Protein hydrolysates: Derived from animal waste or plant biomass, protein hydrolysates are a rich source of carbon, peptides, and amino acids. They help foster beneficial microbial communities, chelate essential micronutrients like zinc and iron, and encourage root development. Studies of protein hydrolysate applications demonstrated improved yields and quality traits in multiple fruit crops, including papayas, kiwis, navel oranges, and strawberries. 

Humic and fulvic acids: Humic and fulvic acids are natural organic compounds found in soil. They are characterized by their ability to chelate and retain minerals and nutrients, making them beneficial for plant growth and health. Organic matter, like compost and plant residues, is rich in humic and fulvic acids. In studies on peppers, tomatoes, and lemons, humic/fulvic acid applications significantly improved fruit yields, quality, and antioxidant and flavonoid production.

Chitosan: Chitosan, a sugar derived from shellfish, is a popular biostimulant. It improves photosynthesis rates and protects plants from pathogens and various abiotic stresses. Foliar applications of chitosan have been shown to increase yields, improve fruit shelf life, and decrease infection rates in strawberries, cherries, tomatoes, and other fruiting plants.

 Beneficial bacteria: Inoculations of beneficial bacteria like AMF and PGPR repeatedly demonstrate an ability to improve nutrient uptake, promote plant growth and stress tolerance, and increase fruit yield and quality in various fruit crops, including blueberries, grapes, and strawberries.

PGPR can also dramatically improve fruit quality and nutrition. In a study of greenhouse-grown cucumbers, PGPR inoculants resulted in increased production of flavonoids, antioxidants, and vitamin C.

How to Use Biostimulants for Fruit Production

Ultimately, biostimulants for fruit production work by encouraging ideal biological conditions and physiological processes for plant development. Importantly, using different biostimulants can have synergistic, force-multiplying effects. For example, introducing beneficial microbes alongside compounds that encourage microbial activity can supercharge their benefits. As part of an integrated fertilization program, biostimulants create a whole greater than the sum of its parts. They are a high-impact way for growers to do more with less.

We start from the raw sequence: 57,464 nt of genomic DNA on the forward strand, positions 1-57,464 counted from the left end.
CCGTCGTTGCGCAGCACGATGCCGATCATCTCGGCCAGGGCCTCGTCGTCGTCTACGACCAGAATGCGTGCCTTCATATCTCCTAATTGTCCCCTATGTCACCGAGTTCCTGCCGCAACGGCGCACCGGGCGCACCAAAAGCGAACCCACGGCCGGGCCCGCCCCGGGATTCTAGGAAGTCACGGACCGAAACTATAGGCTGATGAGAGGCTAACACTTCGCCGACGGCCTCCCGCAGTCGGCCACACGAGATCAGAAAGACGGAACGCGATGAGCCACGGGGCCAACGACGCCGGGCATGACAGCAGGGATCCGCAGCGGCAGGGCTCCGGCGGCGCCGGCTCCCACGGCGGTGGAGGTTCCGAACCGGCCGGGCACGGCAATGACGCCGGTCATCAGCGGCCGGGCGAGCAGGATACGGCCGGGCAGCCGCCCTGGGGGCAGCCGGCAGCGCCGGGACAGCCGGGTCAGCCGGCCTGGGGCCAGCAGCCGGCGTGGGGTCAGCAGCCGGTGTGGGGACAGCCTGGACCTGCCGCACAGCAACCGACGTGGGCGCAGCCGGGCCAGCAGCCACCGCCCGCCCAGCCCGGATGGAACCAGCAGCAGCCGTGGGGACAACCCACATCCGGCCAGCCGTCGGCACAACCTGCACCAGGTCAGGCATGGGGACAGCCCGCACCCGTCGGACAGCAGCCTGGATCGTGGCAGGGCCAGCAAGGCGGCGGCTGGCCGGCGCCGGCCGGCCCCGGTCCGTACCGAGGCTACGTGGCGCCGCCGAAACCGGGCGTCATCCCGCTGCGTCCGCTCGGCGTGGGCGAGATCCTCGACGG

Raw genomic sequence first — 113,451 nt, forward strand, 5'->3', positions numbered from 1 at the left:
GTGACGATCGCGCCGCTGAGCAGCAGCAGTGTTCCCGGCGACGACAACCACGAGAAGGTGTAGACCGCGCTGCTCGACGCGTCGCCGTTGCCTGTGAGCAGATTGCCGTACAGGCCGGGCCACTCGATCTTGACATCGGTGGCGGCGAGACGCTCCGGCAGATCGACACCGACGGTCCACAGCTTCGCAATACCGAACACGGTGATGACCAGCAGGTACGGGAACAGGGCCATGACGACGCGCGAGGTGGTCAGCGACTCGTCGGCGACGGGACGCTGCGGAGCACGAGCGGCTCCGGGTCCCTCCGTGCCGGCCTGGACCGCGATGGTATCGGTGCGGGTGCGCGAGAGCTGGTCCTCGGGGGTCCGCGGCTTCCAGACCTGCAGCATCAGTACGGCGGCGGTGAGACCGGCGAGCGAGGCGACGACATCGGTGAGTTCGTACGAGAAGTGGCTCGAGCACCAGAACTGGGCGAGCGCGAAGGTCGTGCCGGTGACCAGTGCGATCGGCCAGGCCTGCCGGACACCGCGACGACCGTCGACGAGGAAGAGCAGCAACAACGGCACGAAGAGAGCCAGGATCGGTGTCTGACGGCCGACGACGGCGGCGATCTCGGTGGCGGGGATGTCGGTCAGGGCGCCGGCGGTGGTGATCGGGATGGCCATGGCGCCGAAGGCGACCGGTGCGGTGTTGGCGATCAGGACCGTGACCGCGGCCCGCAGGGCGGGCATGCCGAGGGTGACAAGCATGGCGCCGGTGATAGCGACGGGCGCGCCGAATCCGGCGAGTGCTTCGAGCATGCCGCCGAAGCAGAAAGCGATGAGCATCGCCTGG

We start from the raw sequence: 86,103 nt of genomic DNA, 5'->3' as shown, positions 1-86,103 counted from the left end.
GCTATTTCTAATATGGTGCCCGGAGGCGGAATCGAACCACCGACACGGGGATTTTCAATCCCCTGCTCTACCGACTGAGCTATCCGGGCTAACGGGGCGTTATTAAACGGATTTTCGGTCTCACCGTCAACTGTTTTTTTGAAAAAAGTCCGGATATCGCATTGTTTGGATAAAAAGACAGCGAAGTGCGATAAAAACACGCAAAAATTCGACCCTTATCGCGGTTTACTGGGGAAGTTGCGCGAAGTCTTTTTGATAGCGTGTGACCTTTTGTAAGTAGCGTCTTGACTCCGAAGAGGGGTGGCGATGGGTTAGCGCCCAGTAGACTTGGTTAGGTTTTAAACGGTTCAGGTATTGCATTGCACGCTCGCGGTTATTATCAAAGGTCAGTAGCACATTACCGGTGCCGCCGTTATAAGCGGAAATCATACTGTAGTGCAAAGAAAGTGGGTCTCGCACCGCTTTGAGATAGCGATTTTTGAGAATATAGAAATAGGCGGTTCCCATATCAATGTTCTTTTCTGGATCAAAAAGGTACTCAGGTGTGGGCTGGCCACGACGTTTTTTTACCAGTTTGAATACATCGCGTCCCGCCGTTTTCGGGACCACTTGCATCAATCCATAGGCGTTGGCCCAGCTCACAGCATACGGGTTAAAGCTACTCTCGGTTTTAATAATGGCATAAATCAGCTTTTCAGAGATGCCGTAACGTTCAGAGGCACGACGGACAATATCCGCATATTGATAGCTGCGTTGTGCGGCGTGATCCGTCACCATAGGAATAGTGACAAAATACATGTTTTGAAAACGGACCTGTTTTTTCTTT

You can maximize the benefits of biostimulants for fruit production by incorporating them early in a plant’s life cycle. We suggest beginning by adding a high-quality microbial inoculant in the seedling stage. The early establishment of beneficial microbes within root systems will accelerate plant growth, root development, and stress tolerance. You can continue to add inoculations as frequently as every watering to ensure successful colonization.

Additional biostimulants can be added throughout the growing cycle for synergistic effects. For flowering and fruiting crops, where performance and quality are highly valued, we recommend incorporating Impello’s Tundra™ Hybrid Fertilizer as plants enter the flowering stage. This hybrid fertilizer has high phosphorus and potassium levels to encourage flowering and uniform development. The addition of kelp extract and fulvic acid serves to strengthen microbial communities and enhance nutrient uptake. 

This combination is an excellent starting point for fruiting and flowering plants. But variations in soil chemistry, growing conditions, and crop varieties mean there is no “one size fits all” approach to biostimulants. We encourage you to keep learning about biostimulants through our ever-expanding Education Center. You can also connect with us directly at we’d love to help you find the ideal biostimulant solutions for your growing needs! Learn more about biostimulants for agriculture too.

Join the thousands of growers harnessing the benefits of biology for fruit production: Click here to explore Impello’s high-performing biostimulant products!